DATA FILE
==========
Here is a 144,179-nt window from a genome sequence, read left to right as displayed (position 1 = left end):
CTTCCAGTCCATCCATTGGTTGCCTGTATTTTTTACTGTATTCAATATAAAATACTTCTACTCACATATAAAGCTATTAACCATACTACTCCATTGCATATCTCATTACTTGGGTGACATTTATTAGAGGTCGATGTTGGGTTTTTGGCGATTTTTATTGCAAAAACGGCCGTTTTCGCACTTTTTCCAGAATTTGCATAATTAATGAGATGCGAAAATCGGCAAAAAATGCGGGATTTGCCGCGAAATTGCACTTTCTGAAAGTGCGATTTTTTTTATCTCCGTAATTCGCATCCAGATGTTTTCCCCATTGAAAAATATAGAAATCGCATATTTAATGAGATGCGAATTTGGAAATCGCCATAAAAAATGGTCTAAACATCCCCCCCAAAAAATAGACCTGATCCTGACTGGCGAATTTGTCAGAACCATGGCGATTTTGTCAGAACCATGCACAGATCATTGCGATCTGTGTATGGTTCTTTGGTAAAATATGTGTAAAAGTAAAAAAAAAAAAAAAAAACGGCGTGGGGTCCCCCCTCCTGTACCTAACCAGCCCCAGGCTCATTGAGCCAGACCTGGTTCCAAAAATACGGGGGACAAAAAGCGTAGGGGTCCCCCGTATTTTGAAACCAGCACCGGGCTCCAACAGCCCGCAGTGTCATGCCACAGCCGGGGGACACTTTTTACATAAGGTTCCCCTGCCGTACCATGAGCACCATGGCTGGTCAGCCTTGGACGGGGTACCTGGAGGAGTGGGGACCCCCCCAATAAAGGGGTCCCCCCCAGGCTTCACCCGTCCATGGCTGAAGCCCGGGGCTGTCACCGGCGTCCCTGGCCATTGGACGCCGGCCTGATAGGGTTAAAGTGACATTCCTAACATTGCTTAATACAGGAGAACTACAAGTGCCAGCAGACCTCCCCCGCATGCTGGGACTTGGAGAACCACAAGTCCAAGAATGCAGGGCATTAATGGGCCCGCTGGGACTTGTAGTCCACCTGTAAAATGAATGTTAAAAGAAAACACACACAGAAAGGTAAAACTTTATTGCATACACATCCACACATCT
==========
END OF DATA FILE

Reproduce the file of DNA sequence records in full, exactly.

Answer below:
Here is a 144,179-nt window from a genome sequence, read left to right as displayed (position 1 = left end):
CTTCCAGTCCATCCATTGGTTGCCTGTATTTTTTACTGTATTCAATATAAAATACTTCTACTCACATATAAAGCTATTAACCATACTACTCCATTGCATATCTCATTACTTGGGTGACATTTATTAGAGGTCGATGTTGGGTTTTTGGCGATTTTTATTGCAAAAACGGCCGTTTTCGCACTTTTTCCAGAATTTGCATAATTAATGAGATGCGAAAATCGGCAAAAAATGCGGGATTTGCCGCGAAATTGCACTTTCTGAAAGTGCGATTTTTTTTATCTCCGTAATTCGCATCCAGATGTTTTCCCCATTGAAAAATATAGAAATCGCATATTTAATGAGATGCGAATTTGGAAATCGCCATAAAAAATGGTCTAAACATCCCCCCCAAAAAATAGACCTGATCCTGACTGGCGAATTTGTCAGAACCATGGCGATTTTGTCAGAACCATGCACAGATCATTGCGATCTGTGTATGGTTCTTTGGTAAAATATGTGTAAAAGTAAAAAAAAAAAAAAAAAACGGCGTGGGGTCCCCCCTCCTGTACCTAACCAGCCCCAGGCTCATTGAGCCAGACCTGGTTCCAAAAATACGGGGGACAAAAAGCGTAGGGGTCCCCCGTATTTTGAAACCAGCACCGGGCTCCAACAGCCCGCAGTGTCATGCCACAGCCGGGGGACACTTTTTACATAAGGTTCCCCTGCCGTACCATGAGCACCATGGCTGGTCAGCCTTGGACGGGGTACCTGGAGGAGTGGGGACCCCCCCAATAAAGGGGTCCCCCCCAGGCTTCACCCGTCCATGGCTGAAGCCCGGGGCTGTCACCGGCGTCCCTGGCCATTGGACGCCGGCCTGATAGGGTTAAAGTGACATTCCTAACATTGCTTAATACAGGAGAACTACAAGTGCCAGCAGACCTCCCCCGCATGCTGGGACTTGGAGAACCACAAGTCCAAGAATGCAGGGCATTAATGGGCCCGCTGGGACTTGTAGTCCACCTGTAAAATGAATGTTAAAAGAAAACACACACAGAAAGGTAAAACTTTATTGCATACACATCCACACATCT